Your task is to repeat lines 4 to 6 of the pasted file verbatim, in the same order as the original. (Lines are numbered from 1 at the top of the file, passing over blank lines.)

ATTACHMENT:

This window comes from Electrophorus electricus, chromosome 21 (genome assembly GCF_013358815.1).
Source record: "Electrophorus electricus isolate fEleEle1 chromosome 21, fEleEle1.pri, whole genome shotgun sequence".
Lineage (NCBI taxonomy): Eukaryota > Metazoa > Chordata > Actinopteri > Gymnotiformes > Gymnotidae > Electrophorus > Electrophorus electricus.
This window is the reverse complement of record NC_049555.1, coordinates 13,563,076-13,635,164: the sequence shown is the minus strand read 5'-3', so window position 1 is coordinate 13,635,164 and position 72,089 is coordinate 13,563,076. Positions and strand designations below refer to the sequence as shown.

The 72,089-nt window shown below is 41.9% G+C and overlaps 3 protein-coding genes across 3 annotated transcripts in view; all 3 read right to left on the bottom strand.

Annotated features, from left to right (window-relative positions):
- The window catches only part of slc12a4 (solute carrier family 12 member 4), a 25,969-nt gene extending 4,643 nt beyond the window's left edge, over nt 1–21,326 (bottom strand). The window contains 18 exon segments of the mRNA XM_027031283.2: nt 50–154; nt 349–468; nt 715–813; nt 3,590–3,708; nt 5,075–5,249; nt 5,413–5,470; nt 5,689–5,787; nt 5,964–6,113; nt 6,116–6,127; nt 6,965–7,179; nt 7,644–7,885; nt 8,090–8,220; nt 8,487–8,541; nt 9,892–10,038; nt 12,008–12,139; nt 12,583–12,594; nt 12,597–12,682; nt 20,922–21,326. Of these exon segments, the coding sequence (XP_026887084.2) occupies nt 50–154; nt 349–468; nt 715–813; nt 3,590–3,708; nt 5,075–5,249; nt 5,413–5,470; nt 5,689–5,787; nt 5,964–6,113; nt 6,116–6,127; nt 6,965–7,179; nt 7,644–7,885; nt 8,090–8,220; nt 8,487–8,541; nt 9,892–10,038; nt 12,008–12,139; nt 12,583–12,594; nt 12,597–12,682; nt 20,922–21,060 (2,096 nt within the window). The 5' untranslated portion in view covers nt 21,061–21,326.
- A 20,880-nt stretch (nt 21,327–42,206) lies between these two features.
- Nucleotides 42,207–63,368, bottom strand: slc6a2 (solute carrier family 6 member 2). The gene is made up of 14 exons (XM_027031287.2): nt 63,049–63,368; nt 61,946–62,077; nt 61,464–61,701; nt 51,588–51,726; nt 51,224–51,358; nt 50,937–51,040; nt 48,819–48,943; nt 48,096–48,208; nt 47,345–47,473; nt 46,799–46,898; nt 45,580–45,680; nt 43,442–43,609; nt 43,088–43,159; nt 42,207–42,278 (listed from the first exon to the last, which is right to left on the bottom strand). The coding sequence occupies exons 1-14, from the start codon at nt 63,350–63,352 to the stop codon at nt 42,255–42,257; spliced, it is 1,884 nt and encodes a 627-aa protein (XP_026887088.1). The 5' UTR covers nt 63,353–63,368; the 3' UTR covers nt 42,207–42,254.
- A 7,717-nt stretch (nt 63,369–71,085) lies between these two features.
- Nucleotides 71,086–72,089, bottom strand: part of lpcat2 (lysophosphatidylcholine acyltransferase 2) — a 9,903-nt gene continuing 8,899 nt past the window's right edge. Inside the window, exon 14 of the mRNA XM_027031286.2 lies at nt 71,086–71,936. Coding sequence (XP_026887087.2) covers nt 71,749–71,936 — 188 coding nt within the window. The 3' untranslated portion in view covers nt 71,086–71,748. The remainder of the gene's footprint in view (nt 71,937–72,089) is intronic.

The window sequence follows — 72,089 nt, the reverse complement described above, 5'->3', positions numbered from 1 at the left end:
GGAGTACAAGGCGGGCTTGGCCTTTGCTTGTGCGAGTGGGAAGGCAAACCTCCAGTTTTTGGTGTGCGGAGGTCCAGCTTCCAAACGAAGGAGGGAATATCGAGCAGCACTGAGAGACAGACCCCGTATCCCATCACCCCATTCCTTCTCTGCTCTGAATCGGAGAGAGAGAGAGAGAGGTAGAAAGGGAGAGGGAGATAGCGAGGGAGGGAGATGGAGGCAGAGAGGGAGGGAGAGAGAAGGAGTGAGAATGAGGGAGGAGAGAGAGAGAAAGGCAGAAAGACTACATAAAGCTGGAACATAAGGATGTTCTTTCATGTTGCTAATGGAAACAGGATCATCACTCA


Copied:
This window is the reverse complement of record NC_049555.1, coordinates 13,563,076-13,635,164: the sequence shown is the minus strand read 5'-3', so window position 1 is coordinate 13,635,164 and position 72,089 is coordinate 13,563,076. Positions and strand designations below refer to the sequence as shown.

The 72,089-nt window shown below is 41.9% G+C and overlaps 3 protein-coding genes across 3 annotated transcripts in view; all 3 read right to left on the bottom strand.

Annotated features, from left to right (window-relative positions):